If you are a beginner in pan making you will probably have to read the sections about backing, grooving, levelling and tuning to understand the intent of this shaping. In fig. 2.9, a cross-section of a sunk drum is shown. Moulds for the overall shape of the different pans and their sinking depths are given in appendix A.
Fig. 2.9 Cross-section of drum after sinking.
Note the deviation from spherical concave shape near to the rim.
When you are beginning to reach the final depth you should check the depth at even intervals, see fig. 2.10.
Fig. 2.10 Measure the depth at even intervals.
A fast (and somewhat risky) method to do the last sinking is to lower the drum to the appropriate depth in the centre and then "follow it up" on the rest of the surface, see fig. 2.11 for an explanation.
Fig. 2.11 A trick for the last sinking. Hit down the surface in the middle to the right depth and follow this up towards the rim. Not recommended for beginners.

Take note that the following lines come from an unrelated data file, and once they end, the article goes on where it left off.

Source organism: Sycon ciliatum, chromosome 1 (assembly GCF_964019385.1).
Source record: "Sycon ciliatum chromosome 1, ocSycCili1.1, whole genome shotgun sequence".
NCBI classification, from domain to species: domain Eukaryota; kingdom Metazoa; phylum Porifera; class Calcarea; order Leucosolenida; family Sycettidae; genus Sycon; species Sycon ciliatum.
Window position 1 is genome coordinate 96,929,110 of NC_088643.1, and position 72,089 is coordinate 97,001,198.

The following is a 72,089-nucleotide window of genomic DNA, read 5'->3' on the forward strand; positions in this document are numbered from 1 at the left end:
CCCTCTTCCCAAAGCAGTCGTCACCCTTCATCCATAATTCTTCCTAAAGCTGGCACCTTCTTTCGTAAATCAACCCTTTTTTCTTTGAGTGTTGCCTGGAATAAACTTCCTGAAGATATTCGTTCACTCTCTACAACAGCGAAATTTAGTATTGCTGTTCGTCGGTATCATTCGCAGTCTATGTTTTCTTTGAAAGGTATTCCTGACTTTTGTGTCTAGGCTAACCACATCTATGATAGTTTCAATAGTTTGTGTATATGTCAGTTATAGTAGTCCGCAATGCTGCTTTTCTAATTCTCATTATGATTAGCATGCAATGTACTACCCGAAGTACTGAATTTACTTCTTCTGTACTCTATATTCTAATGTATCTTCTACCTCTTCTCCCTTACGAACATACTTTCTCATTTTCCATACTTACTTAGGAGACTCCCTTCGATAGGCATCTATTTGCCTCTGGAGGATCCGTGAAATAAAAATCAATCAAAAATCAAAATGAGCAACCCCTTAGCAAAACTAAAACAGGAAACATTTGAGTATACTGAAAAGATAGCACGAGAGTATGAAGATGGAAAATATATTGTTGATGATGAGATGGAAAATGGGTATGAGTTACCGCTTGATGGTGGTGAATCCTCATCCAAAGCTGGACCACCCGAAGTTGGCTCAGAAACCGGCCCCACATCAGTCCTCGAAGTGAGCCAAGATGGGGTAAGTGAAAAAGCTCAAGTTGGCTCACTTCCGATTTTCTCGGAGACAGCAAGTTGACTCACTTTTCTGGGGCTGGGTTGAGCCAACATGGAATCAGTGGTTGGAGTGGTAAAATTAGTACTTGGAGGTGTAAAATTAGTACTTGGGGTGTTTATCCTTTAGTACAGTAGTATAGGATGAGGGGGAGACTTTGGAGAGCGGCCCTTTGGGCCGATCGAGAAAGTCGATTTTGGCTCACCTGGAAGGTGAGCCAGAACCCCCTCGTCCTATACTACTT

Handling of holes
If the surface bursts during the sinking you have to decide how to handle the situation. The holes can be divided into two main types small unevenly shaped holes and longer cracks.
The first type of hole is caused by defects such as rust or harder parts of the metal where the carbon content is higher. These holes are usually no problem if they are not close enough to grow into a big crack. Try later to position the notes between them. If that is not possible, consider the possibility to weld the holes before continuing. If there are more than five holes you have probably chosen a bad drum. The best thing might be to discard the drum and start on a new one. I have, though, seen working (but not good-looking) pans with small holes in the note areas, so it might still be worth a try.